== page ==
Disputes as Complex Social Events: On the Uses of Positioning Theory

Harré, Rom and Slocum, Nikki, (2002). Disputes as Complex Social Events: On the Uses of Positioning Theory. Common Knowledge, 9(1), 100-118

Document type:
Article
Collection:

Metadata
Links
Versions
Statistics
  • Author Harré, Rom
    Slocum, Nikki
    Title Disputes as Complex Social Events: On the Uses of Positioning Theory
    Appearing in Common Knowledge
    Volume 9
    Issue No. 1
    Publication Date 2002
    Place of Publication Durham
    Publisher Duke University Press
    Start page 100
    End page 118
    Language EN
    Abstract

    How can social psychology contribute to the resolution of seemingly intractable conflicts? A new and promising approach to this conundrum has come from the most recent developments in that field—from what is termed 'positioning theory'. If there were a way of bringing to light underlying patterns in the expression of conflicts, persisting patterns that serve to maintain the hostile stances of the antagonists, a change in such patterns might make the expression of conflict more difficult. In a way, the conflict might thereby be resolved. If a conflict can no longer readily find expression, then in a sense, it ceases to exist. In this presentation, we outline the basic principles of positioning theory and illustrate how they can be put to work to reveal some of the sustaining narrative forms that nourish conflict. There are no general forms. Every instance is unique.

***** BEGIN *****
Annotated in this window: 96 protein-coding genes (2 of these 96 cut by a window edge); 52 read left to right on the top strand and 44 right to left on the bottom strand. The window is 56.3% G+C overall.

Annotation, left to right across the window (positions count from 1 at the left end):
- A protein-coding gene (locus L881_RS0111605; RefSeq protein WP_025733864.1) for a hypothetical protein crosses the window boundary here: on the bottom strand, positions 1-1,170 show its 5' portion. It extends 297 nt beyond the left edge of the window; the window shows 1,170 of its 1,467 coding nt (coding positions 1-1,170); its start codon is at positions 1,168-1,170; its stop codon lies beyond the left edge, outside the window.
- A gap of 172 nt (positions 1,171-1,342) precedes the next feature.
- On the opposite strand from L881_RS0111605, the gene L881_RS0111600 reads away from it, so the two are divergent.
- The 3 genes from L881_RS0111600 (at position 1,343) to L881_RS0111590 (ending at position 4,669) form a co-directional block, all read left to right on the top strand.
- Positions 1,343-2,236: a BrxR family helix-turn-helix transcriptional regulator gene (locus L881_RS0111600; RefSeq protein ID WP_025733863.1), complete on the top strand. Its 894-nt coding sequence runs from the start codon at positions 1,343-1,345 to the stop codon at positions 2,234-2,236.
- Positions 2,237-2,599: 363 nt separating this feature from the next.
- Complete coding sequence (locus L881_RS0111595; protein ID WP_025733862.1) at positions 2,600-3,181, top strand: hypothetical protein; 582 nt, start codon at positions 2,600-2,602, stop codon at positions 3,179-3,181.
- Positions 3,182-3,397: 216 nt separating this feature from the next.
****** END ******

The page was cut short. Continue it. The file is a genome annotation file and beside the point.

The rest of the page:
Copyright Holder Duke University Press
    Copyright Year 2002
    Copyright type All Rights Reserved
  • Versions
    Version Filter Type
  • Citation counts
    Google Scholar Search Google Scholar
    Access Statistics: 271 Abstract Views  -  Detailed Statistics
    Created: Fri, 15 Feb 2019, 13:52:20 JST